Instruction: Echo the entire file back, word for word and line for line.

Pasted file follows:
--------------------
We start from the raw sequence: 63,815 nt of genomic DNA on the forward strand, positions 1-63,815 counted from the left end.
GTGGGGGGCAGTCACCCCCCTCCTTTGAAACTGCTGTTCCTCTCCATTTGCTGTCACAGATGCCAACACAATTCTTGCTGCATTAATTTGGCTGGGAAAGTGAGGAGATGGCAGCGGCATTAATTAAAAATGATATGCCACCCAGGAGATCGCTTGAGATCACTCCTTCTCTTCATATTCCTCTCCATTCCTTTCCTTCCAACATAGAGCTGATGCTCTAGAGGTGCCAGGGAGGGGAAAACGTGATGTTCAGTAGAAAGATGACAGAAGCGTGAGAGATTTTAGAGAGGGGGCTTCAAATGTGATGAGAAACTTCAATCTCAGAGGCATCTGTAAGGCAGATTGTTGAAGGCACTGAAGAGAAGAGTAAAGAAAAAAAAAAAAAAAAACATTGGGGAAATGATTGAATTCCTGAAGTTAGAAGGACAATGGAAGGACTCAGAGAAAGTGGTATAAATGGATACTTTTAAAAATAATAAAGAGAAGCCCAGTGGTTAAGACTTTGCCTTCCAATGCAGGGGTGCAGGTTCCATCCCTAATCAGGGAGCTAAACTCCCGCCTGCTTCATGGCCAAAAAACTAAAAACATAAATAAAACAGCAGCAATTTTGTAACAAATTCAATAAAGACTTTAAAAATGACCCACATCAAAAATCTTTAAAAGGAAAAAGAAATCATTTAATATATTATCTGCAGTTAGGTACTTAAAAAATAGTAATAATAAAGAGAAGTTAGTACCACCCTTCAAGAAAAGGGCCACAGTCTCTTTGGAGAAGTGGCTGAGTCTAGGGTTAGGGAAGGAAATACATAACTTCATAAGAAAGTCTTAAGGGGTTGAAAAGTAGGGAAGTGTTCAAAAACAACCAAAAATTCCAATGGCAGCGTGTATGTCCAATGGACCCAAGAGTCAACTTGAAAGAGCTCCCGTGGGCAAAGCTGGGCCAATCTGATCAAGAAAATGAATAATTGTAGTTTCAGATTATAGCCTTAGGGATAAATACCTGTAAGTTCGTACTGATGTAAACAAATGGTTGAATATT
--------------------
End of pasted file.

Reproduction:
We start from the raw sequence: 63,815 nt of genomic DNA on the forward strand, positions 1-63,815 counted from the left end.
GTGGGGGGCAGTCACCCCCCTCCTTTGAAACTGCTGTTCCTCTCCATTTGCTGTCACAGATGCCAACACAATTCTTGCTGCATTAATTTGGCTGGGAAAGTGAGGAGATGGCAGCGGCATTAATTAAAAATGATATGCCACCCAGGAGATCGCTTGAGATCACTCCTTCTCTTCATATTCCTCTCCATTCCTTTCCTTCCAACATAGAGCTGATGCTCTAGAGGTGCCAGGGAGGGGAAAACGTGATGTTCAGTAGAAAGATGACAGAAGCGTGAGAGATTTTAGAGAGGGGGCTTCAAATGTGATGAGAAACTTCAATCTCAGAGGCATCTGTAAGGCAGATTGTTGAAGGCACTGAAGAGAAGAGTAAAGAAAAAAAAAAAAAAAAACATTGGGGAAATGATTGAATTCCTGAAGTTAGAAGGACAATGGAAGGACTCAGAGAAAGTGGTATAAATGGATACTTTTAAAAATAATAAAGAGAAGCCCAGTGGTTAAGACTTTGCCTTCCAATGCAGGGGTGCAGGTTCCATCCCTAATCAGGGAGCTAAACTCCCGCCTGCTTCATGGCCAAAAAACTAAAAACATAAATAAAACAGCAGCAATTTTGTAACAAATTCAATAAAGACTTTAAAAATGACCCACATCAAAAATCTTTAAAAGGAAAAAGAAATCATTTAATATATTATCTGCAGTTAGGTACTTAAAAAATAGTAATAATAAAGAGAAGTTAGTACCACCCTTCAAGAAAAGGGCCACAGTCTCTTTGGAGAAGTGGCTGAGTCTAGGGTTAGGGAAGGAAATACATAACTTCATAAGAAAGTCTTAAGGGGTTGAAAAGTAGGGAAGTGTTCAAAAACAACCAAAAATTCCAATGGCAGCGTGTATGTCCAATGGACCCAAGAGTCAACTTGAAAGAGCTCCCGTGGGCAAAGCTGGGCCAATCTGATCAAGAAAATGAATAATTGTAGTTTCAGATTATAGCCTTAGGGATAAATACCTGTAAGTTCGTACTGATGTAAACAAATGGTTGAATATT